The Role of Economic Policy in Social Security Reform: Perspectives from the President's Commission

Wharton School, PRC Working Paper No. 2002-13

37 Pages Posted: 26 Sep 2002

See all articles by John F. Cogan

John F. Cogan

Stanford University - The Hoover Institution on War, Revolution and Peace; National Bureau of Economic Research (NBER)

Olivia S. Mitchell

University of Pennsylvania - The Wharton School; University of Pennsylvania - The Wharton School, Pension Research Council; National Bureau of Economic Research (NBER)

Multiple version iconThere are 2 versions of this paper

Date Written: August 2002

Abstract

Recently we were asked to serve on the President's Commission to Strengthen Social Security (CSSS) along with 14 other members drawn equally from both major political parties. The Commission's charge was to provide recommendations to modernize the Social Security system, restore its fiscal soundness, and develop a workable system of Personal Retirement Accounts. This paper explains how the Commission arrived at some of its recommendations and the role that economics played in contributing to these recommendations. We describe the key institutional constraints confronting efforts to reform Social Security and how these constraints influenced Commission decisions. We also illustrate how economics research influenced the Commission's analysis of how to structure personal accounts, ways to enhance traditional Social Security program finances, and means of measuring the extent of financial progress achieved through reform.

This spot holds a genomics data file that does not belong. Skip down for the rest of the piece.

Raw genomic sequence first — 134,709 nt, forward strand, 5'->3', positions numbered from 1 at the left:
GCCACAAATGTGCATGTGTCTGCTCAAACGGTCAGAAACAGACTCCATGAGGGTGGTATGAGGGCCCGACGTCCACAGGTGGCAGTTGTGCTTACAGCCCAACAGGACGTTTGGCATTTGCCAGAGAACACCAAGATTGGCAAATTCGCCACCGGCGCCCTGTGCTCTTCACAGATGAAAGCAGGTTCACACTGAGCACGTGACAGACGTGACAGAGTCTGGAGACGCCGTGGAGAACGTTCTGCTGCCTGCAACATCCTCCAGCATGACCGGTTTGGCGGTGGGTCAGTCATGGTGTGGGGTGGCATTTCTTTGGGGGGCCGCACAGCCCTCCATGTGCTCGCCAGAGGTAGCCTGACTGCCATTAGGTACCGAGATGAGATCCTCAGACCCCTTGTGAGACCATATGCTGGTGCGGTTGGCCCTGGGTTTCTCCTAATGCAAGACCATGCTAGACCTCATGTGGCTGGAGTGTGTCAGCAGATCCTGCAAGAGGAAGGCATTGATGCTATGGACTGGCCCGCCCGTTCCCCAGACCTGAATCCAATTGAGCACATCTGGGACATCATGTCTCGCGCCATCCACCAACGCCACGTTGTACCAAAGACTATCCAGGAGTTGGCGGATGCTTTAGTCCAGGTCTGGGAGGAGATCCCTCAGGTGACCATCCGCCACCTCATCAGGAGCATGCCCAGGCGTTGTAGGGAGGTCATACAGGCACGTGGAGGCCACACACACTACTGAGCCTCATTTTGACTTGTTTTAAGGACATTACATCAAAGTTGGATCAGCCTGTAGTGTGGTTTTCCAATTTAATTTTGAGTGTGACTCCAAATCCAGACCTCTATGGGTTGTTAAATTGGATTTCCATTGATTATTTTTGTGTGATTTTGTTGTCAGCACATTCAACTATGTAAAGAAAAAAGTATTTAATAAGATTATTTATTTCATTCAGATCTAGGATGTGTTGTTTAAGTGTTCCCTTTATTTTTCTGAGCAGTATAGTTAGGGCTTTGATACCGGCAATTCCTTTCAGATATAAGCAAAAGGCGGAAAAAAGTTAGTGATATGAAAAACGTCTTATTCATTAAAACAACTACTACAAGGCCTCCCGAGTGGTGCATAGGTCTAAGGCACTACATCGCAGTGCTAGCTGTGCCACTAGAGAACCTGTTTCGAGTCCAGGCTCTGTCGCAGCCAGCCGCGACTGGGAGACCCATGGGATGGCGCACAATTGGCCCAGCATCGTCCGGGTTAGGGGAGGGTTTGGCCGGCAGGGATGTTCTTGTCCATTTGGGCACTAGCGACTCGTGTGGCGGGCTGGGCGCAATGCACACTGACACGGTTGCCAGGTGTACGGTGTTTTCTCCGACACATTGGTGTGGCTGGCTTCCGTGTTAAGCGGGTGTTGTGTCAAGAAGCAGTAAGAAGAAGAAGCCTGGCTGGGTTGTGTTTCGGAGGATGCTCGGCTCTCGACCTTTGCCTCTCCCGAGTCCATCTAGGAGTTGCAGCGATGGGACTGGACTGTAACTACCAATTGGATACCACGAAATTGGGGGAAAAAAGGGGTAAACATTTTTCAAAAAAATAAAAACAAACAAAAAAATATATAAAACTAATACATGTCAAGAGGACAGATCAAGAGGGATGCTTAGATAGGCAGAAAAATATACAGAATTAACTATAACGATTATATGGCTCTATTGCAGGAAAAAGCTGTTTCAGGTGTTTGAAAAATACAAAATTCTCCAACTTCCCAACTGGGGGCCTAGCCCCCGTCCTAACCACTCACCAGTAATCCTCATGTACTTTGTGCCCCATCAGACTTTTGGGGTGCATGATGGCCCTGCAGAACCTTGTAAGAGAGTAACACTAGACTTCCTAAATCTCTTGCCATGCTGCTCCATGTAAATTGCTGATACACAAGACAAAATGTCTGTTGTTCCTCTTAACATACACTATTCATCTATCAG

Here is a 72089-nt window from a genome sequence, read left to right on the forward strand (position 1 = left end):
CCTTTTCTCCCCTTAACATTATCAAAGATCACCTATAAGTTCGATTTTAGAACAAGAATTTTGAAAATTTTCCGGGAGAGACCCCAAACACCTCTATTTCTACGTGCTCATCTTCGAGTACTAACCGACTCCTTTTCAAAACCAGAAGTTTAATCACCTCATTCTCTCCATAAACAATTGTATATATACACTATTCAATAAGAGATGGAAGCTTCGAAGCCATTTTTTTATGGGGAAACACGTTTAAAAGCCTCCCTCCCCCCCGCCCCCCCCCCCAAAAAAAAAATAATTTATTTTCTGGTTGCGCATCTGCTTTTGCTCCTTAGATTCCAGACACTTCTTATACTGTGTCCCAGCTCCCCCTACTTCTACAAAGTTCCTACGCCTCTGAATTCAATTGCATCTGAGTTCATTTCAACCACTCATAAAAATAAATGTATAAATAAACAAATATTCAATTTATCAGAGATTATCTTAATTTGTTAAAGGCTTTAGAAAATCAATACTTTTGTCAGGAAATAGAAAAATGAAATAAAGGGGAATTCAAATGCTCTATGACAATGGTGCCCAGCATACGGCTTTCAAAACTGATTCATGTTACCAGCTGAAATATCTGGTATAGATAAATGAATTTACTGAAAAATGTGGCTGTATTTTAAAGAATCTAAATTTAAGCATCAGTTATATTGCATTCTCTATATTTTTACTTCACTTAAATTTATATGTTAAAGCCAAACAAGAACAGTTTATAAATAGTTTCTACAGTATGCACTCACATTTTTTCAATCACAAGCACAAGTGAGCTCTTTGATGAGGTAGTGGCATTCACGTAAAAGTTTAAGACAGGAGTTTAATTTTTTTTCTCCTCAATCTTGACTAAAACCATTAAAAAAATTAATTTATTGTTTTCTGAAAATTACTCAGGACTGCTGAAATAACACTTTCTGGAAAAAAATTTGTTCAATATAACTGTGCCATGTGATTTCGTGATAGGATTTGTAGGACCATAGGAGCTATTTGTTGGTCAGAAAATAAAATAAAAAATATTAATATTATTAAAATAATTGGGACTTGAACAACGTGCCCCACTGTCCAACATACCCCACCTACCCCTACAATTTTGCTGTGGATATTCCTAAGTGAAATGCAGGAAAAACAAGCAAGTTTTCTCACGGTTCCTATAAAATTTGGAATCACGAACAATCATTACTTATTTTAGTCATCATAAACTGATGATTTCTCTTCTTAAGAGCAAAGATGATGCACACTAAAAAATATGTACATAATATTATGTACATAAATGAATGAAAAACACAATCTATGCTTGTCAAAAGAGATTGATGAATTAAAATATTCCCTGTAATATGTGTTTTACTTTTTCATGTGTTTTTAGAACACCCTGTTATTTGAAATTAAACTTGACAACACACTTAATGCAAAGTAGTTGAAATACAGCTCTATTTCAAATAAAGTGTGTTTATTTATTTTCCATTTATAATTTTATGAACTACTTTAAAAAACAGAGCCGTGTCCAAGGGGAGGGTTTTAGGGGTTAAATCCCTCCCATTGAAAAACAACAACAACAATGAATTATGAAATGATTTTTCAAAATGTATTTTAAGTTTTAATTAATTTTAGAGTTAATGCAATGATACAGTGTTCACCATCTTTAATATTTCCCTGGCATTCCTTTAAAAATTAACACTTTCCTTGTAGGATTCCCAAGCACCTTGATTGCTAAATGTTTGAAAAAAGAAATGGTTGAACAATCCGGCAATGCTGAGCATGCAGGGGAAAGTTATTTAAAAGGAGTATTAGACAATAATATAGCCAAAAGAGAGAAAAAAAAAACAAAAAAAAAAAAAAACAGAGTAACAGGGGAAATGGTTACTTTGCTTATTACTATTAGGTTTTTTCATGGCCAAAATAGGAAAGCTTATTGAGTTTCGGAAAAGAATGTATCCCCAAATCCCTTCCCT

Suggested Citation

Cogan, John F. and Mitchell, Olivia S., The Role of Economic Policy in Social Security Reform: Perspectives from the President's Commission (August 2002). Wharton School, PRC Working Paper No. 2002-13, Available at SSRN: https://ssrn.com/abstract=327305 or http://dx.doi.org/10.2139/ssrn.327305

John F. Cogan

Stanford University - The Hoover Institution on War, Revolution and Peace ( email )

HHMB Rm 347
Stanford, CA 94305
United States
(650) 723-2585 (Phone)

National Bureau of Economic Research (NBER)

1050 Massachusetts Avenue
Cambridge, MA 02138
United States

Olivia S. Mitchell (Contact Author)

University of Pennsylvania - The Wharton School ( email )

Philadelphia, PA 19104-6365
United States

University of Pennsylvania - The Wharton School, Pension Research Council ( email )

3302 Steinberg Hall-Dietrich Hall
3620 Locust Walk
Philadelphia, PA 19104-6302
United States

National Bureau of Economic Research (NBER)

1050 Massachusetts Avenue
Cambridge, MA 02138
United States

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